Is Cooking with Aluminum Foil Bad for Your Health?
Over the years, rumors have swirled about high levels of aluminum leading to health risks. Let's separate the myths from the facts.
Lining sheet pans, making packets for the grill and storing food in the fridge are just a few of the ways you can use aluminum foil in your kitchen. But can cooking with foil have dangerous consequences?
Myth or Fact?
Over the years, rumors have swirled about high levels of aluminum leading to health risks, including Alzheimer’s disease and kidney disease. The truth is, aluminum is all around us. It is naturally found in water, air and soil, and it is used in additives and preservatives. You can even be exposed to aluminum in some cosmetics, antiperspirants, antacids and aspirin. Regular contact does not appear to cause problems.
When it comes to aluminum foil, small amounts of aluminum leach into food that’s cooked using aluminum foil or aluminum cookware. Thankfully, the body has numerous mechanisms in place to help rid the body of excess amounts of this metal.
There is such a thing as aluminum toxicity, which happens over time and could eventually be dangerous to your brain, bones, muscles and other tissues. According to the Centers for Disease Control (CDC), high levels of aluminum in the environment can be caused by the mining and processing of aluminum ores or the production of aluminum metal, alloys and compounds. In addition, small amounts of aluminum are released into the environment from coal-fired power plants and incinerators.
In the Kitchen
Is there a concern for the home cook? According to the CDC, it doesn’t appear so. The CDC says that “a very small amount of the aluminum in food or water will enter your body through the digestive tract.” However, most aluminum in food, water and medicines leaves your body quickly in your feces. Small amounts of aluminum can also enter your bloodstream but will leave your body quickly through the urine.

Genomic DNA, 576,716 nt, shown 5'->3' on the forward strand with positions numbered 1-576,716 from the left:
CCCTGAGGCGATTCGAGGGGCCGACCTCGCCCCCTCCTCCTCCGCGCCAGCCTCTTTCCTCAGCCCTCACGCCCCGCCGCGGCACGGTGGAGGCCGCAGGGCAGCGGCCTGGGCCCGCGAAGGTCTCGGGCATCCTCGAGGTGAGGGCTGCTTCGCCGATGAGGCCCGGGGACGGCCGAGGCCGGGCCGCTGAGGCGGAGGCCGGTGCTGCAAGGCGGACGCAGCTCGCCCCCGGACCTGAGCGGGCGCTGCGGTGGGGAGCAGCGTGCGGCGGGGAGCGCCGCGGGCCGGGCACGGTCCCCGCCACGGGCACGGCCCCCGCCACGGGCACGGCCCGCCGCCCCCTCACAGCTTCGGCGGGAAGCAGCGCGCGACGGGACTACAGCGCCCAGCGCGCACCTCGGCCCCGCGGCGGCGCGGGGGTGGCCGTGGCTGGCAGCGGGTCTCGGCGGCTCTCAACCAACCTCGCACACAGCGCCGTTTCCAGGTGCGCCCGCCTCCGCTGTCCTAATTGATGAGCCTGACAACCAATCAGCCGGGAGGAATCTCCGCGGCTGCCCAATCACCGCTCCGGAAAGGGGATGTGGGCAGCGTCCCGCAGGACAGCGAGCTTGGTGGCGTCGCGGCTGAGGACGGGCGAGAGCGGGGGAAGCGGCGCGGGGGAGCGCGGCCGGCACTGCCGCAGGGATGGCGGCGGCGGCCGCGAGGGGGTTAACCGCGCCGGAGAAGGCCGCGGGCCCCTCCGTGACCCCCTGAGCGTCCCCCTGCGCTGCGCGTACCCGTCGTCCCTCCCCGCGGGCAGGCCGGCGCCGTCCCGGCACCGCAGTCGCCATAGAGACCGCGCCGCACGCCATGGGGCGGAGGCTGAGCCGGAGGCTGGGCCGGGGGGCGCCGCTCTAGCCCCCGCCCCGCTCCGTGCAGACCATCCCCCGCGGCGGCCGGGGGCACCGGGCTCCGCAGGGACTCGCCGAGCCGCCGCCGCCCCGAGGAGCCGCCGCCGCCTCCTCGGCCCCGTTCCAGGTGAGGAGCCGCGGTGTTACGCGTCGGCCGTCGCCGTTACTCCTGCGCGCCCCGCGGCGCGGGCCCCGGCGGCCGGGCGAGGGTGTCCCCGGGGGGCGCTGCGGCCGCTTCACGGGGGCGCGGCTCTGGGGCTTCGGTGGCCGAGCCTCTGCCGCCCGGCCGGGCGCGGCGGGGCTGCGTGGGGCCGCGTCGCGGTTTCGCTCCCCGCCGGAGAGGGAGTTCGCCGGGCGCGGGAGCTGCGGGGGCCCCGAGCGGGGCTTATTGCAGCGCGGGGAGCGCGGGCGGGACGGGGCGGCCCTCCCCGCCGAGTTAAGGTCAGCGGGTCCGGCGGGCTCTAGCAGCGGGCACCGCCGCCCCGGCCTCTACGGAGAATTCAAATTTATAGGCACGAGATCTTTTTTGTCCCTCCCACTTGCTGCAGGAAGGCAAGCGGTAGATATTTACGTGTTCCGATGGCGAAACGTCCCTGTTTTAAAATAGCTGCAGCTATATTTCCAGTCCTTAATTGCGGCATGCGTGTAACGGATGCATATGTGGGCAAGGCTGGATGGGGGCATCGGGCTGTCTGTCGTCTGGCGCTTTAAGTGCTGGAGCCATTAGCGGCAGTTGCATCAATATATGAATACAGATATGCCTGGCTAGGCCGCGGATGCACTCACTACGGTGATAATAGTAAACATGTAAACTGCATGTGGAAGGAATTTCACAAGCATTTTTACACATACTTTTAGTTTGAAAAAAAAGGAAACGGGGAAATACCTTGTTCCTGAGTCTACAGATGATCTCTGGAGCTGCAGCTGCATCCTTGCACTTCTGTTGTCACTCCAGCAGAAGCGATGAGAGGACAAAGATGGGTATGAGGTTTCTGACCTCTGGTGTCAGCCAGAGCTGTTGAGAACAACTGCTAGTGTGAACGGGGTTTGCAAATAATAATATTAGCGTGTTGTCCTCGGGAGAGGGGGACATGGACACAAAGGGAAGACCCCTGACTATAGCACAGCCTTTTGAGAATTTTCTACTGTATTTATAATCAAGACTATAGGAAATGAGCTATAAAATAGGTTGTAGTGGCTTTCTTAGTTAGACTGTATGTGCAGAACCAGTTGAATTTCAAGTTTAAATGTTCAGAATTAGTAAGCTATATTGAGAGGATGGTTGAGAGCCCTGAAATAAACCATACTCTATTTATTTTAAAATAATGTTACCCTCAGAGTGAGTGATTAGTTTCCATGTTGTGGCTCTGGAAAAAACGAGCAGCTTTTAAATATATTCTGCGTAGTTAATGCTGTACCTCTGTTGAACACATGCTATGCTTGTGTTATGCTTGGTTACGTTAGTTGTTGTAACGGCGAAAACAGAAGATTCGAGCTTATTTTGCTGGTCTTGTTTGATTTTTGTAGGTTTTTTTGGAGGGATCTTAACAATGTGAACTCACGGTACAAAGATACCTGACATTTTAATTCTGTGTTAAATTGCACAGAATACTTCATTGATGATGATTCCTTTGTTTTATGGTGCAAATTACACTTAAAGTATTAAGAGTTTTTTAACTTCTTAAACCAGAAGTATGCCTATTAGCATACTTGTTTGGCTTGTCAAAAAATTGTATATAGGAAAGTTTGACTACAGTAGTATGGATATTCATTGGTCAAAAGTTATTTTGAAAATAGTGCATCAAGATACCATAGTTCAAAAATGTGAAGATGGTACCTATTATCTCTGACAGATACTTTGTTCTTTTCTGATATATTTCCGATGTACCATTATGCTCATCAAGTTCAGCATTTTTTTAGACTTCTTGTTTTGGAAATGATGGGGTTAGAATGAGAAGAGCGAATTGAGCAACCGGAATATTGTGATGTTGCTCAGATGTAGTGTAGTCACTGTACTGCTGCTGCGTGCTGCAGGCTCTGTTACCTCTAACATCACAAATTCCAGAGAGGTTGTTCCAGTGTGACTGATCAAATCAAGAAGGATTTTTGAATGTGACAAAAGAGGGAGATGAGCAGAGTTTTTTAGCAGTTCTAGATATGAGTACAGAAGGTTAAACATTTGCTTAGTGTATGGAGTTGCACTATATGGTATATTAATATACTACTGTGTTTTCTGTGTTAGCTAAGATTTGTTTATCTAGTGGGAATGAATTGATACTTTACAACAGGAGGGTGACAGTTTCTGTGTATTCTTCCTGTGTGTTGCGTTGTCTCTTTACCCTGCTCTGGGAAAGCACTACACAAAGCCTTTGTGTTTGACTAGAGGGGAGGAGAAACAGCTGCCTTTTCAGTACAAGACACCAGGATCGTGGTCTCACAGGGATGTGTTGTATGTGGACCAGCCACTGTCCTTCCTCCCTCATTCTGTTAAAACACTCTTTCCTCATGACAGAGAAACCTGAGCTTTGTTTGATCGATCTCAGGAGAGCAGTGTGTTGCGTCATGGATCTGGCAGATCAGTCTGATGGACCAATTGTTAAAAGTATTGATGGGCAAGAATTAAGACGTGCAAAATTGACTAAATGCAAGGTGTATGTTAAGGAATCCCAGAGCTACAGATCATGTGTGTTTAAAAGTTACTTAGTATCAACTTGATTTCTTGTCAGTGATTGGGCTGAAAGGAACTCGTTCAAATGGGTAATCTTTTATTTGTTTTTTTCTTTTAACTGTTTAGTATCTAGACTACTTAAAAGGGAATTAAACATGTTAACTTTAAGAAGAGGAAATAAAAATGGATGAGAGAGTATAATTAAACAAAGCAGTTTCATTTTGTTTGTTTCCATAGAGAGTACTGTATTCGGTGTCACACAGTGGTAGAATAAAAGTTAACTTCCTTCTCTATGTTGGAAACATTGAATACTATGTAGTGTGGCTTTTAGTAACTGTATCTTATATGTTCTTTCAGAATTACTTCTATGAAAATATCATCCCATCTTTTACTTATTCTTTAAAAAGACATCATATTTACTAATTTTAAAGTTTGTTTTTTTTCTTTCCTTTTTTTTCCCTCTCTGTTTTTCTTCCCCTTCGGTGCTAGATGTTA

Research shows that cooking aluminum at high temperatures and the use of acidic foods, salt and spices did perpetuate a greater amount of leaching of the mineral. Although it’s unlikely the aluminum leached will cause harm, you can always use parchment paper instead of aluminum foil for high-temperature cooking (above 400 degrees Fahrenheit) and store acidic leftovers in glass containers instead of wrapped in foil.
What About Aluminum Pans?
According to the Alzheimer’s Association, people thought that using aluminum in pots and pans could lead to Alzheimer’s disease. “However, studies have failed to confirm any role for aluminum in causing Alzheimer’s.”
In addition, according to the CDC, aluminum pots and pans aren’t considered to be harmful. However, if you frequently cook acidic food in aluminum pots, you may be exposed to higher levels of aluminum compared to someone who uses pots made out of other materials, such as stainless steel or glass.
Using aluminum in the kitchen does appear to be safe. If you’re worried about storing acidic food in aluminum foil and cooking with aluminum foil at high temperatures, use the recommendations listed above.
Dana Angelo White, MS, RD, ATC, is a registered dietitian, certified athletic trainer and owner of Dana White Nutrition, Inc., which specializes in culinary and sports nutrition. She is the author of four cookbooks First Bites: Superfoods for Babies and Toddlers, The Healthy Air Fryer Cookbook, The Healthy Instant Pot Cookbook and Healthy Quick and Easy Smoothies.
*This article was written and/or reviewed by an independent registered dietitian nutritionist.